I don’t recommend doing what Naomi and I did, which is read through the Mercy Thompson books back to back. It becomes reasonably clear that the reader is getting roughly the same story with different covers. I’ve spent a lot of time considering this; the series has many ardent fans, and I used to be among them. I think it all depends on what one enjoys in a story, and how tolerant one is of repetition. I’d rate my tolerance somewhere in the middle, but only until the tipping point occurs, either through saturation or through pet peeve. I think series like this are best enjoyed exactly as they occur: published one at a time, a year in between. Then the repeated explanations and summaries don’t irritate, they only recall, taking on the cadence of storytelling, when the reader slips into the story world with the beginning “long, long ago and far, far away…”
Despite a reliance on folklore and fairy tales, the Mercy Thompson series is and remains a sanitized, muted version of those grim worlds. The slavering wolf can actually control themselves, if they are old and really powerful. The strange fae will probably help you if you amuse or respect them, but even the bad ones won’t trap you for years, until your family has died off. All you have to remember is no thanking. There are scary vampires, but there’s also one that wears t-shirts and watches movies, and a sheep necklace can protect you. None of the wolves go crazy despite frequent assertions that it can happen. No one except bad guys are ripped apart. Marsilia repents her actions. The fae victims are let go. The misguided humans are coached. Almost everyone gets a chance to redeem themselves. There’s very little true evil. No one even swears. I note it because while it is one of the things I enjoy, that sense of ultimate goodness and happy endings, I also believe it explains part of the series’ popularity.
Unfortunately, familiarity also enables recognition of faults, and there are quite a few. The overall series arc lacks a sense of coherency. After reading through a number of the Briggs’ family posts, its clear that the series expanded to accommodate popularity and not out of an internal sense of story progression. The first was written; Blood Bound came about because the first did well, followed by a surprise contract to buy three more books. I’d contrast this with another favorite, Ilona Andrews, who had a clear arc for a seven-book series and a sense of where it was headed in both story and emotion. The plotting to date in Mercy has been roughly the same for each book: someone is imprisoned. With Mercy’s special powers, the group will save the day. This is true in Moon Called (Adam), Blood Bound (Stefen, etc.), Iron Kissed (Zee), Bone Crossed (Mercy) and Silver Borne (spoiler/Mercy). The emotional plotting is also startlingly similar: Mercy will have trouble trusting her affection for Adam. After mistrusting him when she should not have, he will still support her and she will vow to trust him. At the same time, one of the powerful people she loves is willing to sacrifice/suicide.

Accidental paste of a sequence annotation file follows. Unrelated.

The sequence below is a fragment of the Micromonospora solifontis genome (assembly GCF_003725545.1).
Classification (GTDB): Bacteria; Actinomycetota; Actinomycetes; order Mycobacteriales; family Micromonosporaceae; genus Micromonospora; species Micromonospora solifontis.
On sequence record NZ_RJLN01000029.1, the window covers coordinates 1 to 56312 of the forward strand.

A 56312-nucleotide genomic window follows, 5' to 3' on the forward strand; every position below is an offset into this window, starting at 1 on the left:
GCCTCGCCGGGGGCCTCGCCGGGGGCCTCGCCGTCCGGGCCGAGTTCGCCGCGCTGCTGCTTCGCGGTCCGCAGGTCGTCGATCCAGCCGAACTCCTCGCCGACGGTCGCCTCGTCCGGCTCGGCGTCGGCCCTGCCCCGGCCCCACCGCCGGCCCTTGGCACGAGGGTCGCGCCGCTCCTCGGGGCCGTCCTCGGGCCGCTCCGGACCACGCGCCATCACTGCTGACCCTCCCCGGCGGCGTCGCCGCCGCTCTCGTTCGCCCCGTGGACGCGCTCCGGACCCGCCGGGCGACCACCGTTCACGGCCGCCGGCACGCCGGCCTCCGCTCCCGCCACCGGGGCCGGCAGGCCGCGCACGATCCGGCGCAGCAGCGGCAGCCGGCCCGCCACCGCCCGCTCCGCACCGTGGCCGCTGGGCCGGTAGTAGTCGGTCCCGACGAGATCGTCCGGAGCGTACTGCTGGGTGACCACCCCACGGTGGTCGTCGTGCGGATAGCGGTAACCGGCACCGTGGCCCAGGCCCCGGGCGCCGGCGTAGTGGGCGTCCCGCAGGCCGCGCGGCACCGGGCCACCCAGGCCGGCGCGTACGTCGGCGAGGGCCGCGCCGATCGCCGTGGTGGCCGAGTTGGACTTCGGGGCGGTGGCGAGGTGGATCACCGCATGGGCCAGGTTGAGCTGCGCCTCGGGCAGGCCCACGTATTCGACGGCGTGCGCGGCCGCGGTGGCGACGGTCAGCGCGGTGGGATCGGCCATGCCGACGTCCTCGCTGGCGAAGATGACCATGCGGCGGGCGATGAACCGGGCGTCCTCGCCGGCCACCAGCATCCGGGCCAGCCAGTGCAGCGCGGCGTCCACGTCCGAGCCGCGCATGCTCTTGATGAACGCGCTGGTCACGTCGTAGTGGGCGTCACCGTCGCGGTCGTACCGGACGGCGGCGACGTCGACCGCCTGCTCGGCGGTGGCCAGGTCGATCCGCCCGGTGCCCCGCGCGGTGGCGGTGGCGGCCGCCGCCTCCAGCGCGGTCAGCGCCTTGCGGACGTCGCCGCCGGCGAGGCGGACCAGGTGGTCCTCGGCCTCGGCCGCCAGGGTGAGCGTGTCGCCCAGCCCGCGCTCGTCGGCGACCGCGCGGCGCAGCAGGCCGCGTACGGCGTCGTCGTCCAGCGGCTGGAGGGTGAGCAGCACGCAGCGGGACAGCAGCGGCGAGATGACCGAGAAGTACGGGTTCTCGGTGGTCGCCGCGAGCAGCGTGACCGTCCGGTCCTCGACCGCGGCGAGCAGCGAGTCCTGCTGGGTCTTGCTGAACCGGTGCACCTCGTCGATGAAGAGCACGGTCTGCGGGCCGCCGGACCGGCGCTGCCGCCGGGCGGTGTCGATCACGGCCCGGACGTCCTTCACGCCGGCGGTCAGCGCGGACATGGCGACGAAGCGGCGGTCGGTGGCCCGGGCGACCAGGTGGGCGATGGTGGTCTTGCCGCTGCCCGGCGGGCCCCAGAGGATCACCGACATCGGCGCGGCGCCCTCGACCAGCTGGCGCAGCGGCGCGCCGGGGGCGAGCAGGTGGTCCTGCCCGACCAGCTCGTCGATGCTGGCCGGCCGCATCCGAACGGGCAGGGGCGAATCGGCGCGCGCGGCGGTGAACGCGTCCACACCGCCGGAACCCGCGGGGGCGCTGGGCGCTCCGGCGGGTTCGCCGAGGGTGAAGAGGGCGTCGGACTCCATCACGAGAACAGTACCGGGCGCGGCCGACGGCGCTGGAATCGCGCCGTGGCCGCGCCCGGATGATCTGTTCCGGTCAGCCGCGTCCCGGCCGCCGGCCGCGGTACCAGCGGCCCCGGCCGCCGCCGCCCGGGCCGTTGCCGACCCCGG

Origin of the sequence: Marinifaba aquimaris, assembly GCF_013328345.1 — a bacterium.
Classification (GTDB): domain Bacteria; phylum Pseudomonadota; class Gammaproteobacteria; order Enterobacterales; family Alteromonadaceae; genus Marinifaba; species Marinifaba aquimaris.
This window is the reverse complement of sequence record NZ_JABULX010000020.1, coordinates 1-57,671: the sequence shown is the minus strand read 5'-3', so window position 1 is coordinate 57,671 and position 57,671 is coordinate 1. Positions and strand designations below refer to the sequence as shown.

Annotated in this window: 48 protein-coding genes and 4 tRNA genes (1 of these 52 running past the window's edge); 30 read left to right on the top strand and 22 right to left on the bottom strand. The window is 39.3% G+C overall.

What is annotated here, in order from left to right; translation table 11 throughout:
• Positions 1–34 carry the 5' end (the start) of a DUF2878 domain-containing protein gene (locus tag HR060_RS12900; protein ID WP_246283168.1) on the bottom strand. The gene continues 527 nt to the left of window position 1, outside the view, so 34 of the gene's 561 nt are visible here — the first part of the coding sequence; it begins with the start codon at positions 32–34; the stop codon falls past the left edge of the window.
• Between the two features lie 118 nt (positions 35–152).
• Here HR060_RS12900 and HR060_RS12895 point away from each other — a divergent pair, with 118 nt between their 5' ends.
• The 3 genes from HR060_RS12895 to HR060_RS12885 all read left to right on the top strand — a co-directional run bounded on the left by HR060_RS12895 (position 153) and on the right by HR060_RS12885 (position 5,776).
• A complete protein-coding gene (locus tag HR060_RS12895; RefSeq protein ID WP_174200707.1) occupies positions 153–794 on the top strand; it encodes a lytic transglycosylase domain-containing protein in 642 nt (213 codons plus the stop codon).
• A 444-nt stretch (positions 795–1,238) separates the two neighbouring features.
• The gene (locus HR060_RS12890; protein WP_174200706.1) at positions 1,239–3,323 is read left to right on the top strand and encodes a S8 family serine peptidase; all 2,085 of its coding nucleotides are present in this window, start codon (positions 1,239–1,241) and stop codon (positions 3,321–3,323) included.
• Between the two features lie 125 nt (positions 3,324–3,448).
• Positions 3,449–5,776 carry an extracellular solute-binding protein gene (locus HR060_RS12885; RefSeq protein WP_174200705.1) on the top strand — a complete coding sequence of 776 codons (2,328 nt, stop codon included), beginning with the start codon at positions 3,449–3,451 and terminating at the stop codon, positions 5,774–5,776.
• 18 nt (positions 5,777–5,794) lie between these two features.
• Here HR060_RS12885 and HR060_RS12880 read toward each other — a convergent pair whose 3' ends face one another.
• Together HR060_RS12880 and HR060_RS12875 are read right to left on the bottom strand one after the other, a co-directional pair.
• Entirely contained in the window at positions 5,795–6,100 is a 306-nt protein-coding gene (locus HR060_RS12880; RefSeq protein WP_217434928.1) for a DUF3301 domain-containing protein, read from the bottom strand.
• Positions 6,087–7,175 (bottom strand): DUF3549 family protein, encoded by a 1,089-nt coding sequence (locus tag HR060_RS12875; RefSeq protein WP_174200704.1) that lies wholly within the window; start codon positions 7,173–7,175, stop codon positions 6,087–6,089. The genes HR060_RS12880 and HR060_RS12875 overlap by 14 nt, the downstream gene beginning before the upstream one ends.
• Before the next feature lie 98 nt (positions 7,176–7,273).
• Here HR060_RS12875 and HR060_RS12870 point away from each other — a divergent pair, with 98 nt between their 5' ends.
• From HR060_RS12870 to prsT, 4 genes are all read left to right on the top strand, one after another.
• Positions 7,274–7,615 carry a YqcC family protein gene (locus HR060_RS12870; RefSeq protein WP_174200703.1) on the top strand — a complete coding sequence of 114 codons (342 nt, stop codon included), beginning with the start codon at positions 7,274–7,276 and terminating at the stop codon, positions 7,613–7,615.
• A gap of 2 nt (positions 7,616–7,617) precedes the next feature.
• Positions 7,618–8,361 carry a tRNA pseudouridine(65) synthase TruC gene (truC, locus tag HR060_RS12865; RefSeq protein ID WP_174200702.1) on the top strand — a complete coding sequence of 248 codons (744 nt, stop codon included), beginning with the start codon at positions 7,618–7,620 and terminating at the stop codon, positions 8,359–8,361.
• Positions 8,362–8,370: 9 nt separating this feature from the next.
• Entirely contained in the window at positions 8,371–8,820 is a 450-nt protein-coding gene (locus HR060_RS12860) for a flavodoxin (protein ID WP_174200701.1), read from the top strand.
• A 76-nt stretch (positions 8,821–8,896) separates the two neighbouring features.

Binge-reading also draws attention to a narrative containing a lot of telling without showing. Mercy will have asides in every book telling about her history, the fae reservation, werewolves, the wolves’ coming out and her relationships with Samuel and Adam. Usually she will also explain Zee and the Grey Lords, and Stefen and the seethe. I think this is generally forgivable to many readers as the familiarity echos the storytelling tradition, and the ritual of description, but again distance makes the heart grow fonder.
But those are mostly academic issues. What I’ve found less personally enjoyable, and perhaps even less forgivable are the roles women have in the series. Which is very little: Mercy operates in a man’s world, both figuratively and literally. Mercy herself demonstrates no particular direct agency; all of the plots start with her reacting to an event that happens to her genuine, unsuspecting little self. The reader is quickly introduced to the idea that women associated with werewolf packs ‘hate’ Mercy, and that becomes an ongoing theme through the series. Even human women dislike Mercy, as Gabriel’s mom Sylvia does. The exception to agency is Blood Bound, where the evil and conniving Marsilia engineers an elaborate trap, although clearly she still hates Mercy. I realized that even side characters are almost universally male with the exception of a couple of inscrutable fae. The only exceptions being Mercy’s mom–who is never more than a whirlwind in and out of the scene–and Adam’s daughter, Jesse. I found it disappointing, particularly from a female author with girls of her own.
Silver Borne was the gestalt for me, highlighting all the redundancies. It comes as no surprise then, that a book lent to Mercy by a bookstore owner (male) may have other properties, and that the werewolves in the pack are still trying to break Adam and Mercy up. Samuel is sick at heart and only his wolf saves him, and now Mercy must save his wolf. Mercy’s home is targeted. Someone is kidnapped and Mercy must save them, and Adam endures several challenges. Samuel’s depression plot was solved very easily and tritely by L-U-V, which I thought disappointing after the complicated emotional fallout of the rape back in Iron Kissed. It was the last book of the series I bought, back in the day when I was silly enough to still auto-buy authors.
Three and a half redundancies, rounding down because that’s what I did last time.